I have a poster of Snape on my desk. He stands there, poised for combat, wand raised to fight off someone—whether Death Eater or member of the Order, it’s not clear—set against a broken window pane, the view outside indicative of chaos and fire and dark streaks of ‘evil’ Apparition.
It’s an odd choice for a motivational poster, perhaps. Snape is not (as I have made clear) one of my favourite characters in the series. In fact, I still believe that Alan Rickman’s portrayal of the character has made me even the slightest bit more accepting of the man’s flaws, as I might see them. If Rickman hadn’t owned the performance the way he did, I might never have thought of buying a Snape poster, let alone placing it in pride of place on my desk.
Recently, I’ve begun to think about why I refuse to idolise Snape, what it is about him that made me lash out against the rising adulation he receives, what I saw as blindness and willingness to overlook his extremely glaring flaws. I’ve come to a rather alarming conclusion: he terrifies me, more than any other character from the series does.
I think I should explain myself here. Slytherin House, as I made clear in this post, symbolises for me the ability to change your mind and move on, and how ultimately, it is choices rather than blood that defines you. Sure, Slytherin is the blood purists’ house (as made all too clear by its founder, who literally left behind a monster to kill those he believed unworthy of magic), but its residents also, time and again, show they are more than their blood and history, and make choices that ultimately push the series forward along its heroic path.
Yes, Snape makes what is perhaps the biggest decision in the series, because unlike many other ‘big decision makers’ (namely, Lily), he has to live with what he’s chosen—both the good and the bad—every single day. He has to live with the fact that his choices led to the death of his love, and that he must protect the image of the man who ‘stole’ her from him. He chooses to look at the consequence of his mistakes, and rectify them, knowing all the while that he cannot do so. Protecting Harry stems, at first, from a deep sense of remorse, no matter what it becomes later. In many ways, Marvel’s Penance, a superhero who gives himself a literal, iconic ‘penance’ in the form of incredible pain, reminded me of Snape. Every move Penance makes (please ignore the unintentional Police reference), he is reminded of that terrible decision.
(Go read Marvel’s Civil War comics if you want more details.)
So while I absolutely admire Snape’s courage and the sheer intelligence it took to pull off that double agent role (no matter whether he ‘really’ accomplished anything or not…), I am more than a little horrified at the personal toll it took on him. I dislike how much he had to sacrifice in a universe where everyone, even Sirius (in my view the most abused character in the books), gets some measure of happiness. But all of Snape’s chances at it seem to be taken away on a summer’s day, when he made the mistake of calling his best friend a ‘Mudblood’.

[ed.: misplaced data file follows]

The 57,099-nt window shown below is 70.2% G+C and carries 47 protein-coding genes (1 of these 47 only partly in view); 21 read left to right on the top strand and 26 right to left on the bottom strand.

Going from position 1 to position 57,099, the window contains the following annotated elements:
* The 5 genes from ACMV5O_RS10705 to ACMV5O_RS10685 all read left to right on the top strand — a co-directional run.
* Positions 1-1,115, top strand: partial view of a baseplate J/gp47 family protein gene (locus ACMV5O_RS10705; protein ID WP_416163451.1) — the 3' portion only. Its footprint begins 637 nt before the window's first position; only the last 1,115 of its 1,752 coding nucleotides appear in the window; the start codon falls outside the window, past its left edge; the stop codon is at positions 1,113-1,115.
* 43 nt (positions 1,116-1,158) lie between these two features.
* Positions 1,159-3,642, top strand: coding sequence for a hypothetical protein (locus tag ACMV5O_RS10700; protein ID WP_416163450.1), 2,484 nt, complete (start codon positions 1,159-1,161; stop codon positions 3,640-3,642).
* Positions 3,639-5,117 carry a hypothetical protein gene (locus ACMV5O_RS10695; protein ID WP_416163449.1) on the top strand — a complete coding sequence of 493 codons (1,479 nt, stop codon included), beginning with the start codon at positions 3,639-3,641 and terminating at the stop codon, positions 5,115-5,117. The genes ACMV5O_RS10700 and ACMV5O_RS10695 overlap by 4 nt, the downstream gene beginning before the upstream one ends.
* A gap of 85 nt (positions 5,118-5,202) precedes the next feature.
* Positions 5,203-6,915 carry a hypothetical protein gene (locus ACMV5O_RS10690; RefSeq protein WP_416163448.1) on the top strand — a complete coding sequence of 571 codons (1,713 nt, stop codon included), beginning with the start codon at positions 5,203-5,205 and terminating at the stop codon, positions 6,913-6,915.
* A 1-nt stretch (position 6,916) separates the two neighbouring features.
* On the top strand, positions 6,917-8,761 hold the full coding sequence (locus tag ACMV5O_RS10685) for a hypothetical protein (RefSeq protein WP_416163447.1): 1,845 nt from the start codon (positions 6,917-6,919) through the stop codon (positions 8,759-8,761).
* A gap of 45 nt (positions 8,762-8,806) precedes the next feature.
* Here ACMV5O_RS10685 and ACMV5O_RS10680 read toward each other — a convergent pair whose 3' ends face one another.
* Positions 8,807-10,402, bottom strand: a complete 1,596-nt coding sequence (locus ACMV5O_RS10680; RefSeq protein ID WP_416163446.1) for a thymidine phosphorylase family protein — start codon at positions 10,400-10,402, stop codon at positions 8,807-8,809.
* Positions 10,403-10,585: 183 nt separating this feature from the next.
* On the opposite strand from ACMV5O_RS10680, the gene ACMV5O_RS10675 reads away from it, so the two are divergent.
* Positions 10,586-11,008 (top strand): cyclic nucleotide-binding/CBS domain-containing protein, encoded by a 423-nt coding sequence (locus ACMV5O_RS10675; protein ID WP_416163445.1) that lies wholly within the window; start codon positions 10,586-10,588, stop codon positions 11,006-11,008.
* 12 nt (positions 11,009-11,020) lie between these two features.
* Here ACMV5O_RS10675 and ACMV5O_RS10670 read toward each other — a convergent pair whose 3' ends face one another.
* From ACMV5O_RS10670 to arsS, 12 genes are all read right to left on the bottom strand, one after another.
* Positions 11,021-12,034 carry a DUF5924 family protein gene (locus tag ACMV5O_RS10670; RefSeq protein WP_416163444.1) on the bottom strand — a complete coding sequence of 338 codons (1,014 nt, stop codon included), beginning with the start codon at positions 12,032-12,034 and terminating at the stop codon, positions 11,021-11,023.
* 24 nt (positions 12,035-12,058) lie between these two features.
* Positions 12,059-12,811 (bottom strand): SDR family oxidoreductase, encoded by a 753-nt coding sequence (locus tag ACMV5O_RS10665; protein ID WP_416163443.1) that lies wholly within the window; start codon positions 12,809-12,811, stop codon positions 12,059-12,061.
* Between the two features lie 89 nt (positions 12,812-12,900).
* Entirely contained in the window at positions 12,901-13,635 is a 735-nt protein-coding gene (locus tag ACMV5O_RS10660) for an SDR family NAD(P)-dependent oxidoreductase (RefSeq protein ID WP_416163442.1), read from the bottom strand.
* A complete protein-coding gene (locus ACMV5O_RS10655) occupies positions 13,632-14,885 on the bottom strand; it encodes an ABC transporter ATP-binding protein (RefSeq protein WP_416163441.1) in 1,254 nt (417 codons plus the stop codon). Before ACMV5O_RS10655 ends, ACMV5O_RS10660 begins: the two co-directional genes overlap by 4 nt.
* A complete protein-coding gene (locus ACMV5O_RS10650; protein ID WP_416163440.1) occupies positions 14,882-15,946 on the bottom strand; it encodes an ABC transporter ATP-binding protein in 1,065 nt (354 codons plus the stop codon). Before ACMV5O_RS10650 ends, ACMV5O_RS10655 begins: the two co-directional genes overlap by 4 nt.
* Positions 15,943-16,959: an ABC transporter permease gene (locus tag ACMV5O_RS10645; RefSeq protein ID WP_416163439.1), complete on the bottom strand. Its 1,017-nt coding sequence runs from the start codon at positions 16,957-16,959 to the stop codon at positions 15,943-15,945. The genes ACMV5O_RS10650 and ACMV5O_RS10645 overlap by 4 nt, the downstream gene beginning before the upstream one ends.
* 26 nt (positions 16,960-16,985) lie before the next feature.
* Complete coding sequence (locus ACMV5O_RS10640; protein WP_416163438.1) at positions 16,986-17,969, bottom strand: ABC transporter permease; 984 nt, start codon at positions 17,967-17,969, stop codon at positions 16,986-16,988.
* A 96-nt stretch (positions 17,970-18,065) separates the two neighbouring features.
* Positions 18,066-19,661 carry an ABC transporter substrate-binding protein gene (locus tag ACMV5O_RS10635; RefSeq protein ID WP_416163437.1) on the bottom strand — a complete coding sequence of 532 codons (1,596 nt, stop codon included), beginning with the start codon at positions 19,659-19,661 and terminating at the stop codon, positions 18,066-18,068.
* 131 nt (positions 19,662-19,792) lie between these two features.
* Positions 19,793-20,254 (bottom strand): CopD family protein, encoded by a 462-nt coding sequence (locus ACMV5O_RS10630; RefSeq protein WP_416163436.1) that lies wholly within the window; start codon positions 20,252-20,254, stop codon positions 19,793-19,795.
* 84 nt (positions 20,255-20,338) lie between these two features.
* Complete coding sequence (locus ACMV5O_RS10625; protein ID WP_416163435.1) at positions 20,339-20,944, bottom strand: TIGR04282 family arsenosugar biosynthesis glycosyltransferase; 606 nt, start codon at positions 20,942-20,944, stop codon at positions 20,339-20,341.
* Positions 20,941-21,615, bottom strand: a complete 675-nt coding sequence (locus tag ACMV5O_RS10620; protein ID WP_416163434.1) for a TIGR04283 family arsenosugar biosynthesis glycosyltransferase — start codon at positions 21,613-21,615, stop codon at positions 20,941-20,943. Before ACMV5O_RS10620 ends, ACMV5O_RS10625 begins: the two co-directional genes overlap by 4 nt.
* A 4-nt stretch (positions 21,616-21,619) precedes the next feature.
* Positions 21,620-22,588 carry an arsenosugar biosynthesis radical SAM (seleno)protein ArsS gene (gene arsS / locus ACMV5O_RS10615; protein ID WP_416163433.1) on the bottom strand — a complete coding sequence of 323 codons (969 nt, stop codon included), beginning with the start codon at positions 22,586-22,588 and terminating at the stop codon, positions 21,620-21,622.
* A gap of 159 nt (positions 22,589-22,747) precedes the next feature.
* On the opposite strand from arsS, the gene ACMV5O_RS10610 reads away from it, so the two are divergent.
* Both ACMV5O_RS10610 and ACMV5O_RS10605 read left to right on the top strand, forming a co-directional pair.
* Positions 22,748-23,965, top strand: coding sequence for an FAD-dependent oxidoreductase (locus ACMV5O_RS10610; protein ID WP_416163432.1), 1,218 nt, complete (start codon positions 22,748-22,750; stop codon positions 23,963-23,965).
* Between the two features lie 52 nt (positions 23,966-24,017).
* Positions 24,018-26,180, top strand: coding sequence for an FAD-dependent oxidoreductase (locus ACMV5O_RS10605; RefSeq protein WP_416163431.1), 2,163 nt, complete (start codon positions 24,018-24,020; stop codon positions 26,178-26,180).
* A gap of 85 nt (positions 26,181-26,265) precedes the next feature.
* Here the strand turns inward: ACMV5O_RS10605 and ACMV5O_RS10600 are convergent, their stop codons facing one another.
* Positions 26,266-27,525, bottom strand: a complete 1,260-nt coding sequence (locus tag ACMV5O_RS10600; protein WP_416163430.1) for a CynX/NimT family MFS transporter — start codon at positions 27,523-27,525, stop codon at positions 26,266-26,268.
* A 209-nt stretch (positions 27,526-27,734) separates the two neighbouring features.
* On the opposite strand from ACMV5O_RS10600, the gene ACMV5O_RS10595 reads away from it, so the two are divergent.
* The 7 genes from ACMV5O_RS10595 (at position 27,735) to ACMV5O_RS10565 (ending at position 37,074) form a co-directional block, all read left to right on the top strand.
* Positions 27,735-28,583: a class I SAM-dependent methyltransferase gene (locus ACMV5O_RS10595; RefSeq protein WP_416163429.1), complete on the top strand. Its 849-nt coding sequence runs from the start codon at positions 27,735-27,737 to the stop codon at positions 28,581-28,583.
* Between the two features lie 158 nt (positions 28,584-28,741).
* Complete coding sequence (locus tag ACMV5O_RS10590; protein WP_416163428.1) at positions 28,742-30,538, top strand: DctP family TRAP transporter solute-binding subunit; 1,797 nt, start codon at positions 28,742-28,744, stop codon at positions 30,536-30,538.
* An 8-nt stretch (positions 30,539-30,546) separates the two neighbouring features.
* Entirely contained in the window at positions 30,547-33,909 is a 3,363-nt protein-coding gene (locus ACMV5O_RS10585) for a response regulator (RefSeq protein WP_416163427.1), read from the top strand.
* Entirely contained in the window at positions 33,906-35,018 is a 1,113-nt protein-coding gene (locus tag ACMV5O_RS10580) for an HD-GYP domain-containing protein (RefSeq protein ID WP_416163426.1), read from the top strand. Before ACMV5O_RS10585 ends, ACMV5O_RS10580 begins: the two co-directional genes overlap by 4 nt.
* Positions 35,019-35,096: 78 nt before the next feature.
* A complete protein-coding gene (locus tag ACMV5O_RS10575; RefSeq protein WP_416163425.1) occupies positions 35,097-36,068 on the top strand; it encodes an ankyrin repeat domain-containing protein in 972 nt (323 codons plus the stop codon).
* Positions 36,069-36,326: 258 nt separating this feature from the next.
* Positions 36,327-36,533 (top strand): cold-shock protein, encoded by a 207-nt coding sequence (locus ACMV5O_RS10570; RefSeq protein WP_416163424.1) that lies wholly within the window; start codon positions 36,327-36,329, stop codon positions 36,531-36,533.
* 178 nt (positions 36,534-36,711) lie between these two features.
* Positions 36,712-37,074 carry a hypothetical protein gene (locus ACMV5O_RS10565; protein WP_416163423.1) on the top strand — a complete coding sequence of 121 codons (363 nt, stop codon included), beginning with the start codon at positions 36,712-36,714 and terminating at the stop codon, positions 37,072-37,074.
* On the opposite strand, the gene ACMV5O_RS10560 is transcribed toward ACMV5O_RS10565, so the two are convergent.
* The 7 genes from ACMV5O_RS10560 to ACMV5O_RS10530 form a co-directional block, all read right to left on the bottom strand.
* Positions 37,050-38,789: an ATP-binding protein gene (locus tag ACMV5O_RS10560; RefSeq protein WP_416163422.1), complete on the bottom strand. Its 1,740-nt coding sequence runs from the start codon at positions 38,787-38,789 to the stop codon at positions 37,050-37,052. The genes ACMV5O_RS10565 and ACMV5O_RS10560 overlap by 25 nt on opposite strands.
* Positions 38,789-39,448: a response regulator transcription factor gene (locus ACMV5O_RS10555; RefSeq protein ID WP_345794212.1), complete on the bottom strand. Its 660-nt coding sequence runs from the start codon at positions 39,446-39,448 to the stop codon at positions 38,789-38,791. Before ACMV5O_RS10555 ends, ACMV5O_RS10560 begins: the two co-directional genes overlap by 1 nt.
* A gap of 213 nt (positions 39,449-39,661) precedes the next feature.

I’m not saying that it’s only circumstances that make Snape’s life what it is; indeed, a lot of his misery can be laid at his own feet. While some of his decisions (such as hanging out with the ‘bad crowd’ at Hogwarts, or his cursing Lily) might generously be explained away as an immature, angry response to being mistreated, the later decisions, to be cruel to his students, for instance, is entirely in his hands. Unless it was a means of maintaining cover, I see no reason to bully Neville quite so thoroughly, or to put down Hermione in the fashion that he did time and again.
My reasons for refusing to romanticise Snape, as so many do, is simple: he frightens me. It frightens me that in this series full of hope and second chances, he doesn’t really get one, personally. His happiness dies the day Lily does, and it terrifies me to think that such a thing might happen to someone, to anyone. Maybe I’m being a coward, and refusing to see life’s darkness for what it is, but I still believe that Rowling’s portrayal of this flawed, heroic man is not a hopeful one. It is a deeply jarring one in this universe full of magic and ultimate victory. It’s a poignant illustration of the fact that not everyone gets a happy ending. Snape’s life is consistently dark, and the snatching away of his one ray of sunshine, while giving him a new mission, does not, in any sense, give him a new hope. He labours on to protect Harry, hating himself, always knowing that no matter what he does, he can never turn back time and bring Lily back. He can never atone enough for what he’s done,as evidenced by the claim, ‘Always.’
And so, sitting on that desk, he is for me a reminder that sometimes, you might choose to do what’s right, and not be rewarded for it. You might not even be liked very much while you’re doing it. It might not make you happy at all. But still, you can retain strength, and keep going, simply because it’s the thing to do.